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CHEESE TRIANGLES 2 c. all-purpose flour 2 tsp. baking powder ¾ tsp. ground red pepper (optional) ½ tsp. salt 3 T. shortening ½ c. (2 oz.) finely shredded sharp cheddar cheese ¾ c. milk 1 T. milk ½ c. (2 oz.) finely shredded sharp cheddar cheese Preheat oven to 400 degree. Lightly grease baking sheets; set aside. In a large bowl stir together flour, baking powder, red pepper (if using), and salt. Using a pastry blender cut in shortening until the size of coarse crumbs. Stir in 1/2 c. finely shredded cheese. Add the 3/4 c. milk, stirring just until dry ingredients are moistened. Form into a ball. On a lightly floured surface, roll dough to a 10-inch square, 1/4-inch thick. Brush with the 1 T. milk and sprinkle with 1/2 c. finely shredded cheese; press lightly. Cut into sixteen 2-1/2-inch squares. Cut each square in half diagonally to make 32 triangles. Place on the prepared baking sheets. Bake about 12 to 15 minutes or until golden brown. Serve warm. Makes 32 triangles.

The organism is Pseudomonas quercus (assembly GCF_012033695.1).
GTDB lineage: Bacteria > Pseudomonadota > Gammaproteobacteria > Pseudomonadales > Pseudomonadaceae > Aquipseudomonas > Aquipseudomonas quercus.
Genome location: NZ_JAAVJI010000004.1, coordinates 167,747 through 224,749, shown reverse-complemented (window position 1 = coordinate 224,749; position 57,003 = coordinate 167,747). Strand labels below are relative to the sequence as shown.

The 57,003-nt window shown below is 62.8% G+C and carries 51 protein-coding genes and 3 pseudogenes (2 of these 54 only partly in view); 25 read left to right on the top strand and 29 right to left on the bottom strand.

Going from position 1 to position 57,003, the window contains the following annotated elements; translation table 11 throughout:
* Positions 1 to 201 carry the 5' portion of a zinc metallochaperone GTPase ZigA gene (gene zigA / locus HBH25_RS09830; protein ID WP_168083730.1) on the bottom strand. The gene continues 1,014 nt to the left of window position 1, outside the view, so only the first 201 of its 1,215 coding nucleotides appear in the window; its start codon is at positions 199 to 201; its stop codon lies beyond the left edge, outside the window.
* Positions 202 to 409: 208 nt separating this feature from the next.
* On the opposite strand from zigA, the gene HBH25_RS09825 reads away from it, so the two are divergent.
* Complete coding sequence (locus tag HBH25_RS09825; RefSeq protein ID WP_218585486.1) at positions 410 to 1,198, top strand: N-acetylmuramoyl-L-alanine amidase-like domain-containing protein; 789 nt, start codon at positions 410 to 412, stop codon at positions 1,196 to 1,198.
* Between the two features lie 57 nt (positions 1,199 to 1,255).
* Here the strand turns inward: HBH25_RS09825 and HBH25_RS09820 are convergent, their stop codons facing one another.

with yellow and red cherry tomato halves and/or halved cucumber slices. If desired, garnish with baby arugula or fresh basil leaves. Makes 15 servings (two sandwiches per serving).
EASY BREADSTICK APPETIZERS 1/2 lb. sliced Genoa salami 16 oz. whipped cream cheese Garlic powder 1 pkg. sm. (approx. 4-5”) sesame bread sticks Using one slice of salami, spread one side with cream cheese. Sprinkle garlic powder on cheese. Place one bread stick at one end of salami. Roll salami around bread stick. Arrange on tray. Serve.
STRAWBERRY LIME PUNCH 1 (12 oz.) can frozen pink lemonade concentrate, thawed 1 c. vodka or rum (optional) ¼ c. fresh squeezed lime juice 1 (2-liter bottle) cherry-flavor, lemon-lime carbonated beverage Strawberry-Lime Ice Ring (see recipe below) or ice cubes